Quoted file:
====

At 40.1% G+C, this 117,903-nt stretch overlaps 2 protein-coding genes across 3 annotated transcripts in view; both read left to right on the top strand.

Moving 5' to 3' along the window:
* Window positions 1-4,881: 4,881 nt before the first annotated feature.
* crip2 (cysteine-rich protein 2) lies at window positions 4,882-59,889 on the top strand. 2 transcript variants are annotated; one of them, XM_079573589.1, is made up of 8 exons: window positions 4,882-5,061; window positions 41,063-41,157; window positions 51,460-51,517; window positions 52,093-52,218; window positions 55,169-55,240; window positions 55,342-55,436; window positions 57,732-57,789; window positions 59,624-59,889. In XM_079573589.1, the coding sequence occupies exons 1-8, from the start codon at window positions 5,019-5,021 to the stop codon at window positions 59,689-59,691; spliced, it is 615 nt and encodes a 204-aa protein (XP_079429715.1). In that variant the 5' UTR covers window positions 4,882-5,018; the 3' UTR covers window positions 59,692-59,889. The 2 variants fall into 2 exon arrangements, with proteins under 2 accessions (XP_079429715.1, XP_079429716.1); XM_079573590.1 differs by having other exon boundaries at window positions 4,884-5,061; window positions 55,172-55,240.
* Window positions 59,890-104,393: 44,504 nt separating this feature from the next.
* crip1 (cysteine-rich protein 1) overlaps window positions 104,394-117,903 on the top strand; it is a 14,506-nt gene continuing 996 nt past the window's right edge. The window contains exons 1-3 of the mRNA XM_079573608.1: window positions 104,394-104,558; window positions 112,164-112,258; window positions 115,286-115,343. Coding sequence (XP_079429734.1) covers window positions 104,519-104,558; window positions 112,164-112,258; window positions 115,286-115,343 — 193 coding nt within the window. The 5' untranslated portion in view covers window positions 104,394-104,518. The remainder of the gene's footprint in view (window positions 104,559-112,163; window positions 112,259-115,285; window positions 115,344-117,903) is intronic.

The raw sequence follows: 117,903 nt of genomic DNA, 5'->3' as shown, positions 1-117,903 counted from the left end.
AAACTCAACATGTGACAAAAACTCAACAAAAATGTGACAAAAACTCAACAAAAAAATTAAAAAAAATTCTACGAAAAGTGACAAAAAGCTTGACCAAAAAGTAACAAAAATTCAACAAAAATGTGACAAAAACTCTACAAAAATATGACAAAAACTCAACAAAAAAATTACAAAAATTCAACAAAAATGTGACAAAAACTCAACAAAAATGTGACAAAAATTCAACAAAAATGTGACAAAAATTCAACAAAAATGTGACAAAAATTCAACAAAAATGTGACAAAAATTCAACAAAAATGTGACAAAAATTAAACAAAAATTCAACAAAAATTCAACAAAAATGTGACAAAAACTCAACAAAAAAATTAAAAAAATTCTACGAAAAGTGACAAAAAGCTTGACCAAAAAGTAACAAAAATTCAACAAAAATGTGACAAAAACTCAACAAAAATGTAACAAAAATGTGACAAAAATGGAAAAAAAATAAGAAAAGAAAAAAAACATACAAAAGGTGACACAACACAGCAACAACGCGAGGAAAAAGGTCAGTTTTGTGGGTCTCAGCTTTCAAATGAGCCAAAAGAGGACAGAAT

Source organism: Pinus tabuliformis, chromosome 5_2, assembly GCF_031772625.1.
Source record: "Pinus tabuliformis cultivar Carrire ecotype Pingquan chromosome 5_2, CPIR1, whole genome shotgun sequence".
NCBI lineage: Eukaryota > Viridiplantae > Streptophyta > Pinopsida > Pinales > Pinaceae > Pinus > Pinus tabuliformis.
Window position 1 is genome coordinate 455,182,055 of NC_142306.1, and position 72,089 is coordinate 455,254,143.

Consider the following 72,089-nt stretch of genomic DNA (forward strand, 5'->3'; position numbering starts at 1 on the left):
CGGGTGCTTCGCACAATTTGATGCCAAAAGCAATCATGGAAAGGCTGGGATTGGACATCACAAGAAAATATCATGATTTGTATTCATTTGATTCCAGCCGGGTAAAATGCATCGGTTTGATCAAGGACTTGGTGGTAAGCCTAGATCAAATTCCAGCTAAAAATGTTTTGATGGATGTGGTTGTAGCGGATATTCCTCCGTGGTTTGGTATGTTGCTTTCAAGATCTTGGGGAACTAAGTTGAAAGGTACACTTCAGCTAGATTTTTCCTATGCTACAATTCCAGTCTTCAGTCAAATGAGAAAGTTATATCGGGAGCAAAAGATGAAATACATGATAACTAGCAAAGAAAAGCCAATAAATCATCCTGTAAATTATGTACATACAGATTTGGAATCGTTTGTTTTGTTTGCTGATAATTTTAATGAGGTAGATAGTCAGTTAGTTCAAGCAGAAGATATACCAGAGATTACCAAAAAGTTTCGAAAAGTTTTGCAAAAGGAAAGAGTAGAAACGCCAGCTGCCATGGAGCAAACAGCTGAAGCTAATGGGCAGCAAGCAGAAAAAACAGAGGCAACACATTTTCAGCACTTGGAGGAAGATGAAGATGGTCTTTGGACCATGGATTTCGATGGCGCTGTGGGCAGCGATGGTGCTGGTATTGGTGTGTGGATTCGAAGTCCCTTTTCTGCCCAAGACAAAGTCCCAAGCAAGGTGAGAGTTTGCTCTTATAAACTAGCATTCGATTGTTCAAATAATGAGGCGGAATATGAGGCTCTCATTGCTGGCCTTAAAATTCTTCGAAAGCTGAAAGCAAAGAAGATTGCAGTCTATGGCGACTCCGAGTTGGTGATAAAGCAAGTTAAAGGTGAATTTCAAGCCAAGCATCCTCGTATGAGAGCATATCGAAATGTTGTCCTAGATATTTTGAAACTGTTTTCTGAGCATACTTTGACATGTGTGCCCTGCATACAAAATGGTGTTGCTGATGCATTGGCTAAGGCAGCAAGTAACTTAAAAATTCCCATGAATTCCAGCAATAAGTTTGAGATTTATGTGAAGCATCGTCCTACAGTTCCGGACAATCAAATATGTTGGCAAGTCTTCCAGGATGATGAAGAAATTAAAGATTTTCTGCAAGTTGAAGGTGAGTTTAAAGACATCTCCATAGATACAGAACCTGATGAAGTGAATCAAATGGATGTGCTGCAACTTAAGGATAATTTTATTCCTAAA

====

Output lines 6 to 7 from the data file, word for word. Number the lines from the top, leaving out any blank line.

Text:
* crip1 (cysteine-rich protein 1) overlaps window positions 104,394-117,903 on the top strand; it is a 14,506-nt gene continuing 996 nt past the window's right edge. The window contains exons 1-3 of the mRNA XM_079573608.1: window positions 104,394-104,558; window positions 112,164-112,258; window positions 115,286-115,343. Coding sequence (XP_079429734.1) covers window positions 104,519-104,558; window positions 112,164-112,258; window positions 115,286-115,343 — 193 coding nt within the window. The 5' untranslated portion in view covers window positions 104,394-104,518. The remainder of the gene's footprint in view (window positions 104,559-112,163; window positions 112,259-115,285; window positions 115,344-117,903) is intronic.

The raw sequence follows: 117,903 nt of genomic DNA, 5'->3' as shown, positions 1-117,903 counted from the left end.